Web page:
Request your free, three-month trial to Tabletalk magazine. You’ll receive the print issue monthly and gain immediate digital access to decades of archives. This trial is risk-free. No credit card required.Try Tabletalk Now
Already receive Tabletalk magazine every month?
Verify your email address to gain unlimited access.
When was the last time you went to a private social club? If you think that kind of thing is for the elite members of our society alone, guess again. The Yellow Pages are filled with lists of social clubs in which anyone in the neighborhood can become a member. They meet mainly on Sunday mornings — but don’t be foolish enough to wait for an invitation.
Unfortunately, like most other clubs, this one is designed to keep certain people in and other people out. You will find in it a decidedly internalized and individualized faith, complete with its own set of man-made regulations. You will find in it a group of folks who act as if they are enjoying life to the fullest, no matter where they are or what they are doing. And what do they do? They do exactly what they wish to do. In this Sunday club, then, it comes as no surprise that God Is He Who Exists for Me.
But in reality, this private social club has been called out of the world of clubs, not to be just another club — albeit a little cleaner (if not a lot less fun) — but to be the anti-club, the place where the mantra above is flipped: I Am He Who Exists for God. Apart from this, we would have no purpose, being left anchorless in a torrid sea, unable to know our worth as creatures among other creatures wrought and redeemed by a transcendent God.
Recovering a sense of awe over God’s grace and our extrinsic worth (our worth given to us by God in Christ) as God’s people will, at the very least, produce what it has in every generation: worship of the one true God. And worship is, primarily, a collective thing; that is, groups engage in it. No doubt, individuals do as well (though “in secret,” Matt. 6:4, 6, 18). But far and away the focus in Scripture, when it comes to worship, is its corporate dimension.
Sacred Time and Place
In our time and place, riddled as it is with hyper-individualism and the temptation to live as if God doesn’t exist, we need now more than ever to recapture the biblically defined idea of sacred time and place, not as a building so much as that which presupposes and points to a personal God — the gathering of His people. “For where two or three are gathered in my name,” Jesus said, “there am I among them” (Matt. 18:20). Not one, but two or three. And then the Christ comes. Our Father, His Son the Messiah, and the Holy Spirit inhabit a new temple — the covenant people (see John 14:16–23). It is in our relationship as individuals with and in this new temple that the triune God has promised to open His love to us. In other words, worship is the way through which the love of God is made accessible to His people. “Worship is an immediate and present means of God’s love, making us new creatures and giving us the ever more abundant life now” (C. FitzSimons Allison, Fear, Love & Worship, p. 19).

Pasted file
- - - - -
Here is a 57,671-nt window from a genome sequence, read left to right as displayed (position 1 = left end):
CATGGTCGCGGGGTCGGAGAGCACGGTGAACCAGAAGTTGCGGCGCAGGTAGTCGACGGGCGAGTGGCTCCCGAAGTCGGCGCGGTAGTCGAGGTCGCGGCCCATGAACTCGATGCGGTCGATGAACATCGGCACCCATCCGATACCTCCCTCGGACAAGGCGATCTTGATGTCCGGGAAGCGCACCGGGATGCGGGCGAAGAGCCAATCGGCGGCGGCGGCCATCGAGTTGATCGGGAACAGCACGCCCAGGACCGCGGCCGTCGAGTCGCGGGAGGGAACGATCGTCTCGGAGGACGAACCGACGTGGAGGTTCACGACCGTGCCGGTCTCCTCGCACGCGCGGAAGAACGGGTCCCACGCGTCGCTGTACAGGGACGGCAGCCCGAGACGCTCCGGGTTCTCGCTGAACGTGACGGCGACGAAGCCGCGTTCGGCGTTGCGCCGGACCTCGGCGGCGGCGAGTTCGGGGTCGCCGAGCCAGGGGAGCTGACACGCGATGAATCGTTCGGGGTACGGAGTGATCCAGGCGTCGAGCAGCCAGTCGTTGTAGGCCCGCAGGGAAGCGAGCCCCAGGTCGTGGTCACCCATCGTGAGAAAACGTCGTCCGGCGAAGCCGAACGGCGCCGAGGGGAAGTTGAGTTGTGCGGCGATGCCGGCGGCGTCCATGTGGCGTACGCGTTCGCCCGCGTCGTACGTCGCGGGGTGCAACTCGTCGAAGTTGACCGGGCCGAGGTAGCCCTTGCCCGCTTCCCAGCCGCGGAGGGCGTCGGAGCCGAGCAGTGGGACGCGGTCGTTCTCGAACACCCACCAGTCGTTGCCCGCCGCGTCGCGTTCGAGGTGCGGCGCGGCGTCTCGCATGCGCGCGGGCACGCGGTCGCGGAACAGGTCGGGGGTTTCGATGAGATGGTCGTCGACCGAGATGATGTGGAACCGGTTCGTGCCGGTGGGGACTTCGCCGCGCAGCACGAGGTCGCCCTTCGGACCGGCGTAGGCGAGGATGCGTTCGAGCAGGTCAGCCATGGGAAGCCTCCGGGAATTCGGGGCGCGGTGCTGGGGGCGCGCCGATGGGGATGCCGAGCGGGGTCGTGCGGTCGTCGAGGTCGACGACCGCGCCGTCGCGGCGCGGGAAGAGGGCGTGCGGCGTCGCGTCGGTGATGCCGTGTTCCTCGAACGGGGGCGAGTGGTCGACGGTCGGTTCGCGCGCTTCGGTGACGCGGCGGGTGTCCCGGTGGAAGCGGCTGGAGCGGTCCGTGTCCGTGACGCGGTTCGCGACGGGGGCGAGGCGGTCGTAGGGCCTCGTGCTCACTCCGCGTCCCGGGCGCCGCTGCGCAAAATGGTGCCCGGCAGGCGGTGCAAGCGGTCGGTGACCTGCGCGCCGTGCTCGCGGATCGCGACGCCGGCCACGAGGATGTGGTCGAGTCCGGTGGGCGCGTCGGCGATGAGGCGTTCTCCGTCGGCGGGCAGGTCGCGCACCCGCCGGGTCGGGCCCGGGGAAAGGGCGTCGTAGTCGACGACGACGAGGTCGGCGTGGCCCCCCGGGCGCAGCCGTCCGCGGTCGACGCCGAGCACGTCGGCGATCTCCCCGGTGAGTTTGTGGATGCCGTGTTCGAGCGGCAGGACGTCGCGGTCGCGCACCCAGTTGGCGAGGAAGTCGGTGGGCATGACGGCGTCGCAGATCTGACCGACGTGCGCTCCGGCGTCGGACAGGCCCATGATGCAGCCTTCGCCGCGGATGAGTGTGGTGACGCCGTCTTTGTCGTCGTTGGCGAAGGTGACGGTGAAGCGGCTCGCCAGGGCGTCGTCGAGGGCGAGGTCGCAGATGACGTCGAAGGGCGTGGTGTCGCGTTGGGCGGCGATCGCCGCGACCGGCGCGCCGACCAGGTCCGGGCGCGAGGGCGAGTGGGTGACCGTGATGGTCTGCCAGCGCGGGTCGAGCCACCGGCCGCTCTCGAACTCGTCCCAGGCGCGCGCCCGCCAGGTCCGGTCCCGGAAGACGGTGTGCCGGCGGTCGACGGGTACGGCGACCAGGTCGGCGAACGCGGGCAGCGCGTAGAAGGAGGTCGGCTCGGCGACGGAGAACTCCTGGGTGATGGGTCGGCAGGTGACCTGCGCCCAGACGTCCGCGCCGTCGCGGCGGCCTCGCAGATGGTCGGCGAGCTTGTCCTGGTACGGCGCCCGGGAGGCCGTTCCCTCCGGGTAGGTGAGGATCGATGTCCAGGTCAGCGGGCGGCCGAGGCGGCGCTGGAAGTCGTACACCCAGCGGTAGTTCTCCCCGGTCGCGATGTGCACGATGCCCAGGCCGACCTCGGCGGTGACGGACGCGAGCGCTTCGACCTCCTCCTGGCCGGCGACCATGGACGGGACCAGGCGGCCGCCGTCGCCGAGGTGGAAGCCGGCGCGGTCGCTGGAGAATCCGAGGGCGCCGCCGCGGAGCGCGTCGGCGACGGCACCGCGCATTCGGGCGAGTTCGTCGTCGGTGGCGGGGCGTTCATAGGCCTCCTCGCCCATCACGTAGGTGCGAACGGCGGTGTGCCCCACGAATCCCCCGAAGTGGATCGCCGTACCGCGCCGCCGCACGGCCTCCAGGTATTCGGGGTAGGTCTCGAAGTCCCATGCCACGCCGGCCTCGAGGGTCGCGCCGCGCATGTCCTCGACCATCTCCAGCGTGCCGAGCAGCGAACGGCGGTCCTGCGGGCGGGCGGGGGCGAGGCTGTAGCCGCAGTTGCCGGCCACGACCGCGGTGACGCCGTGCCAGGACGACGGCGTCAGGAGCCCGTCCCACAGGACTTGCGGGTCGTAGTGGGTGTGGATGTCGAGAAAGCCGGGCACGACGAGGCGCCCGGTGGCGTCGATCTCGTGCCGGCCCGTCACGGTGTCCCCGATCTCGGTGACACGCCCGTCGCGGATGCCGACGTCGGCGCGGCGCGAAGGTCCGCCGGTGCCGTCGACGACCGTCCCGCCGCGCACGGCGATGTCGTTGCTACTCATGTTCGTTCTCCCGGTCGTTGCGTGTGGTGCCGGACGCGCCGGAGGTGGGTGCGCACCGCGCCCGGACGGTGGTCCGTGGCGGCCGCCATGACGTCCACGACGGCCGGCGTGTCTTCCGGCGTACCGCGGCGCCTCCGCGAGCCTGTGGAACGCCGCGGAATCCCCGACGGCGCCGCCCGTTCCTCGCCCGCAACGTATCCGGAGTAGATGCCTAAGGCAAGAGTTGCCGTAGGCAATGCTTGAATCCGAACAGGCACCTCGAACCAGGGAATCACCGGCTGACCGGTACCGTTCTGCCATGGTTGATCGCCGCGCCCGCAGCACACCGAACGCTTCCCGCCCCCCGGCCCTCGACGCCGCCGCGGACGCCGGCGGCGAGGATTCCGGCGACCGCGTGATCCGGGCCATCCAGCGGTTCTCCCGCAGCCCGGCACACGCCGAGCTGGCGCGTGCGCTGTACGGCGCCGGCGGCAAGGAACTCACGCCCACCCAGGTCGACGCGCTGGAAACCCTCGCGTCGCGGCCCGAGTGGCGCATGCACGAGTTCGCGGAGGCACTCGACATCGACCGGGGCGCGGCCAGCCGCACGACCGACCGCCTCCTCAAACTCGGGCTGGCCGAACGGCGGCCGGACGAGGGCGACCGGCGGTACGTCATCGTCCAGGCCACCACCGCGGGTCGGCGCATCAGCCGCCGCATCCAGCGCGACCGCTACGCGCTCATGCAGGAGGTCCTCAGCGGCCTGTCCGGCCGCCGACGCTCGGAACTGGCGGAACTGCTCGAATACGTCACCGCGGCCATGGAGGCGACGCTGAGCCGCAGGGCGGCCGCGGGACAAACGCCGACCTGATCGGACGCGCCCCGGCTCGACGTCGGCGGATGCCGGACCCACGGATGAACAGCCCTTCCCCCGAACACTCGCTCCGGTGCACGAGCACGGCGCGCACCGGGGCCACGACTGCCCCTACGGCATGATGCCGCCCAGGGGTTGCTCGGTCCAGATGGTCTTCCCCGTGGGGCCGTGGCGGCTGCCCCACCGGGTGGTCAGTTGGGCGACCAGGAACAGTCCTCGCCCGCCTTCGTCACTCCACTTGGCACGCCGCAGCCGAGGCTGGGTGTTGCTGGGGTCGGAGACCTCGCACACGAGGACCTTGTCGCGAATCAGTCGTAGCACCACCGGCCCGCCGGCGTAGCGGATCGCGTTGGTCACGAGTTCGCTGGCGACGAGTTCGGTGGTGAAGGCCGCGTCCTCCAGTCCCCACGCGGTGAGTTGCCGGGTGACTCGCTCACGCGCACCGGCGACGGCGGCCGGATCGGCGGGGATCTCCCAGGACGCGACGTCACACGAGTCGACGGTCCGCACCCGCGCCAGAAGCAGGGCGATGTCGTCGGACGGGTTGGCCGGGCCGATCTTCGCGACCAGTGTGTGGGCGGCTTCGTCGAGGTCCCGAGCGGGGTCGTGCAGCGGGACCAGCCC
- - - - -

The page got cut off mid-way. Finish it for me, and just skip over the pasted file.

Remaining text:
This assumes that our growth as persons (that is, our development into more fully image-bearing humans) happens only in relation to others — first with God in Christ through His Spirit, and second with the temple of the Most High, His people. Add to this the means of His grace — the preached Word and the Word made visible in the sacraments of baptism and communion — and we’ve got readymade resistance against “the rulers, the authorities, the cosmic powers over this present darkness, against the spiritual forces of evil in the heavenly places” (Eph. 6:12).
The Society of Friends
Such living, or “faithful presence” (to use James Davison Hunter’s phrase in his recently published book, To Change the World), means enacting “the shalom of God in the circumstances in which God has placed [us] and to actively seek it on behalf of others” (p. 278). While I won’t presume to tell anybody how this shakes out with respect to politics, business, or even coaching little-league soccer, I can say the Christian club mentality wouldn’t thrive under such conditions, since the very air it breathes (a narcissistic air of superiority) would be sucked out of the room by the selfless embodiment of God’s peace (the practicing of sacrificial love) no matter where we find ourselves throughout the week — but especially as we gather for worship.
In Ephesians 4, one word, among a few others, sums up its theme: friendship. This probably sounds trite to modern ears, but that might have more to do with how trite our friendships are in this shallow, isolated age. The apostle Paul often exhorts the church in Ephesus to simply act like a society of friends. Chapter 4 of the letter is littered with such exhortations: support each other in love and preserve unity (vv. 2–3); use your gifts to knit the body together and strengthen it (vv. 12, 16); “speak the truth” to one another (v. 25); don’t sin in your anger against a friend (vv. 26, 29, 31); and work an honest job in order to share with those in need (vv. 28, 32).
In short, practice friendship. For a church without friendship, just like a beautiful woman who turns aside from her dignity, is like “a gold ring in a pig’s snout” (Prov. 11:22).